SCOTUS ruling against Nevada church is a contradiction for Roberts

SCOTUS ruling against Nevada church is a contradiction for Roberts

Earlier this year, Calvary Chapel in Nevada went to court to oppose Democrat Governor Steve Sisolak’s order limiting church attendance to a maximum of fifty people. After losing out in a lower court, the church received even more bad news from the Supreme Court yesterday in a 5-4 ruling in favor of the Governor. It was an unsigned order, but the breakdown of the vote was obvious. The dissent was signed by Thomas, Alito, Kavanaugh and Gorsuch. In other words, Chief Justice John Roberts once again sided with the court’s four liberal justices against a church fighting an executive order, just as he previously did in a similar case out of California.

The US Supreme Court on Friday denied a petition from a church in Nevada that argued a policy limiting in-person church attendance to 50 during the coronavirus pandemic violated the Constitution.

The decision was 5-4.

The church argued that the state policy treated church services differently from other large gatherings including casinos, gyms and restaurants.

A lower court had ruled against the church.

I’ll take a stab at interpreting the Chief Justice’s motives in a moment, but this ruling still came as a surprise to me because it sounded like a no-brainer. The Governor’s rule didn’t apply to a variety of exercises in commerce… including movie houses and casinos. The order draws a distinction between “mass gatherings” and “individual engagement in commerce.” In the Governor’s mind, churches fall under the former while casinos are included in the latter.

The conservative justices took turns whacking that pinata in arguments revolving around both First Amendment considerations and common sense. Alito noted that the Constitution assures the free exercise of religion but is completely silent on “the freedom to play craps or black-jack, to feed tokens into a slot machine, or to engage in any other game of chance.” (Shouldn’t that have been obvious from the start?) Gorsuch wrote that “there is no world in which the Constitution permits Nevada to favor Caesars Palace over Calvary Chapel.”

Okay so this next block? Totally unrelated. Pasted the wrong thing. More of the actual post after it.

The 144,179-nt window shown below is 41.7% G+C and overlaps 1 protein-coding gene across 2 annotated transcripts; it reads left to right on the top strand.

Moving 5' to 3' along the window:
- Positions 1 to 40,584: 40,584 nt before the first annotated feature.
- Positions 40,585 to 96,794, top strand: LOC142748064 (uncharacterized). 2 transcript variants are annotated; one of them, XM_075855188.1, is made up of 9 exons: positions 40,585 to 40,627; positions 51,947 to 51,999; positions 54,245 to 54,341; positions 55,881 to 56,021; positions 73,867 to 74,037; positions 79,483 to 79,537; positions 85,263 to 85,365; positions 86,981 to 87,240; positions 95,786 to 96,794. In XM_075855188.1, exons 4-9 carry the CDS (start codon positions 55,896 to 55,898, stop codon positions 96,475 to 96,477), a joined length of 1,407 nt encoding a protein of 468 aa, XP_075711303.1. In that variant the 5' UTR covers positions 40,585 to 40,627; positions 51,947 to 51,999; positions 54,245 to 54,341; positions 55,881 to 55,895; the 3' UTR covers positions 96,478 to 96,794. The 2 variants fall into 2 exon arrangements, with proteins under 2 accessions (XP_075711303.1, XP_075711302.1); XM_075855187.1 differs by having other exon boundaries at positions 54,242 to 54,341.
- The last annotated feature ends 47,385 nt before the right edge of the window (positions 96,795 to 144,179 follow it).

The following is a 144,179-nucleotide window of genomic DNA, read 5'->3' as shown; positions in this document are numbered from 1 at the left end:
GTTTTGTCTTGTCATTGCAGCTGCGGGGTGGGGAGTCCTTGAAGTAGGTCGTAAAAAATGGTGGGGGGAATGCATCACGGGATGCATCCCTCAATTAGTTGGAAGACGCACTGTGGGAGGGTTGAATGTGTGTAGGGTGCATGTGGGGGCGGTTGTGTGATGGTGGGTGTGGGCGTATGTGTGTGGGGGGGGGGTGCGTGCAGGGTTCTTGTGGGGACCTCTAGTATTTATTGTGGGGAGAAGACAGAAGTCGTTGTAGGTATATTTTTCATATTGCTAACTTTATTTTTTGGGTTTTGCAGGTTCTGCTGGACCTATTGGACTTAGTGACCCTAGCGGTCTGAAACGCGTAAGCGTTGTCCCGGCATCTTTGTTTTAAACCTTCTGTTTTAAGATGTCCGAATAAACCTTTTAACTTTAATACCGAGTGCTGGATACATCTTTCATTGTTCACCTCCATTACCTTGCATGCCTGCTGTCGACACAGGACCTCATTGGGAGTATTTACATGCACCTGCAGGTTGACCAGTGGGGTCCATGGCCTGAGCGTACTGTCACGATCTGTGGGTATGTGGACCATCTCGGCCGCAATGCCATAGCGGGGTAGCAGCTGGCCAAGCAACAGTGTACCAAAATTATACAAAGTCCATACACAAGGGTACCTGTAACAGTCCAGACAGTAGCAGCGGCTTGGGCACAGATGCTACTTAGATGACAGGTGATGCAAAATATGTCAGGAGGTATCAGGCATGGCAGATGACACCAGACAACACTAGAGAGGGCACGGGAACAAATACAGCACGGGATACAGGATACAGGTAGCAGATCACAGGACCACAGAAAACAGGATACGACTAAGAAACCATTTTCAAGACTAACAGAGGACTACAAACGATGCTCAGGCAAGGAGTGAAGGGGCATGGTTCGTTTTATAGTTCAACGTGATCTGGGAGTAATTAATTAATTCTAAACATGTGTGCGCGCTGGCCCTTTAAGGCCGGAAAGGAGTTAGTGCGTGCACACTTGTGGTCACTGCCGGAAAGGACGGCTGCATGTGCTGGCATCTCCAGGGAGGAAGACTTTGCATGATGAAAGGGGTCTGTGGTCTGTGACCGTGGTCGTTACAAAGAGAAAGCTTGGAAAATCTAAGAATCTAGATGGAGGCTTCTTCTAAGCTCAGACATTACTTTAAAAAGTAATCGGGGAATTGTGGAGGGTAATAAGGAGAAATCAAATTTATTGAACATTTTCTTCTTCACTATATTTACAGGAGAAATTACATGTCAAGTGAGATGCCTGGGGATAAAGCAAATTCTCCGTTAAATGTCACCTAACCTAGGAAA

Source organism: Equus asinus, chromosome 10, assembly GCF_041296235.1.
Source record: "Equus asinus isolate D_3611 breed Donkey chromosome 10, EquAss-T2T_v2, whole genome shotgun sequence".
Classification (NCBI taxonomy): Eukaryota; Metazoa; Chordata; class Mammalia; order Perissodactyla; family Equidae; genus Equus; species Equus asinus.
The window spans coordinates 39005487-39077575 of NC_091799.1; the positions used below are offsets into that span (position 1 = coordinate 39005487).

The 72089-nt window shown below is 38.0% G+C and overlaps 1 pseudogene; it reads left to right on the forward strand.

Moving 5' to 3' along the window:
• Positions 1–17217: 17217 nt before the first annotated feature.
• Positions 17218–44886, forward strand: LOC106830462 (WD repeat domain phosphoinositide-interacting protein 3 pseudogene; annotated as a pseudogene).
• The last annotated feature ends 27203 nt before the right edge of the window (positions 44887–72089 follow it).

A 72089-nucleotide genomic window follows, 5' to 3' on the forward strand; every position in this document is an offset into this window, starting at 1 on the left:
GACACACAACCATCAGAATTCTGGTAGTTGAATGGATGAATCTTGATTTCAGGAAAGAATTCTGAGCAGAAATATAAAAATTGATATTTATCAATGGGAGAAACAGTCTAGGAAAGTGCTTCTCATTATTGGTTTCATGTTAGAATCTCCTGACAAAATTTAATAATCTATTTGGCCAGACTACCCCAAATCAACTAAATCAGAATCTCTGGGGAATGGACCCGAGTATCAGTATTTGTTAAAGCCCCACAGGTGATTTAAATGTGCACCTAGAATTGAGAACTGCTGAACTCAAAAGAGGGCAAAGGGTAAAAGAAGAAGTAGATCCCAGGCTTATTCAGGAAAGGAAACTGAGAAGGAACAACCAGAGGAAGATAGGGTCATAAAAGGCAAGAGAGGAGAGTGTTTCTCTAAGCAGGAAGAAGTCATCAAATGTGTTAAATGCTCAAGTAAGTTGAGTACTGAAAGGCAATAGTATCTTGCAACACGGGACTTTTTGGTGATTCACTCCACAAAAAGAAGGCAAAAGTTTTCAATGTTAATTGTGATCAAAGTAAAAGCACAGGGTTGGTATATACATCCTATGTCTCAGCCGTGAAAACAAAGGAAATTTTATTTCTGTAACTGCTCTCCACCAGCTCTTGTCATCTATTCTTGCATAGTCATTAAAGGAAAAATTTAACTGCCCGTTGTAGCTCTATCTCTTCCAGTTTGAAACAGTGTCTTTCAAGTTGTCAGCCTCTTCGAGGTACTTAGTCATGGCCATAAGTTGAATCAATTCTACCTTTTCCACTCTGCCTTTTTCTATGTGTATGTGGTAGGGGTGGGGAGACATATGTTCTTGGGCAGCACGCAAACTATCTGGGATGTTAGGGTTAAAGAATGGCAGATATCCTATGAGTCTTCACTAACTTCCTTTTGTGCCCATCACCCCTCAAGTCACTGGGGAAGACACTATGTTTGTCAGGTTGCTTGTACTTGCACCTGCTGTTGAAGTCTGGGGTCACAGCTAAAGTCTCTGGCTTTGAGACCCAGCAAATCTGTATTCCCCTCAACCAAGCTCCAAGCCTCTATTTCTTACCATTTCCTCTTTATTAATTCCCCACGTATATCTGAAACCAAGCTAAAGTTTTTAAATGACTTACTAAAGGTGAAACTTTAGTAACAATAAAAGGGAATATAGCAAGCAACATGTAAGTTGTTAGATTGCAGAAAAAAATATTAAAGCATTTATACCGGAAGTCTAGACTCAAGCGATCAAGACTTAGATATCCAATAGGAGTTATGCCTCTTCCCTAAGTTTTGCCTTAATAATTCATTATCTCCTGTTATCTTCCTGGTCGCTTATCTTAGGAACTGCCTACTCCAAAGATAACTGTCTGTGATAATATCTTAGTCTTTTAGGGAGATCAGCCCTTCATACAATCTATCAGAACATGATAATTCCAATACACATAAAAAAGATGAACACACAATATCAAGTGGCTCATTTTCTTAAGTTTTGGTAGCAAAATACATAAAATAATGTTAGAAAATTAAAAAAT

In reality, Governor Sisolak’s orders appear far more deeply rooted in budgetary concerns than either medical or constitutional ones. Without gambling, Nevada’s state economy is in the poor house. Churches, on the other hand, do little or nothing to swell the state’s coffers. Therefore, the health risks associated with having 51 people attending a church service vastly outweigh the minimal dangers of several hundred people gathering around slot machines and craps tables.

How the church lost this 5-4 ruling remains something of a mystery, but John Roberts was the pivot point in this see-saw yet again. We already know that the Chief Justice is more worried about public perceptions of his court being divided along ideological lines than almost anything else. Without having Kennedy to take the blame anymore, he’s clearly decided to take that role for himself. At this point, it seems increasingly likely that he’s just flipping a coin when the various Left vs. Right cases land in his lap, siding with the liberals as often as the conservatives just to maintain the illusion that the court is one big, happy, bipartisan family. The reality is that it’s just the opposite.

Roberts has already burned conservatives on abortion, immigration and LGBTQ issues. But then he’s turned around and sided with the conservative justices on different immigration questions, cake-baking issues and the limits of the President’s executive powers. There’s very little rhyme or reason to this. But this lack of consistency will eventually lead to many more questions about Roberts’ leadership skills than any concerns over the appearance of partisanship.

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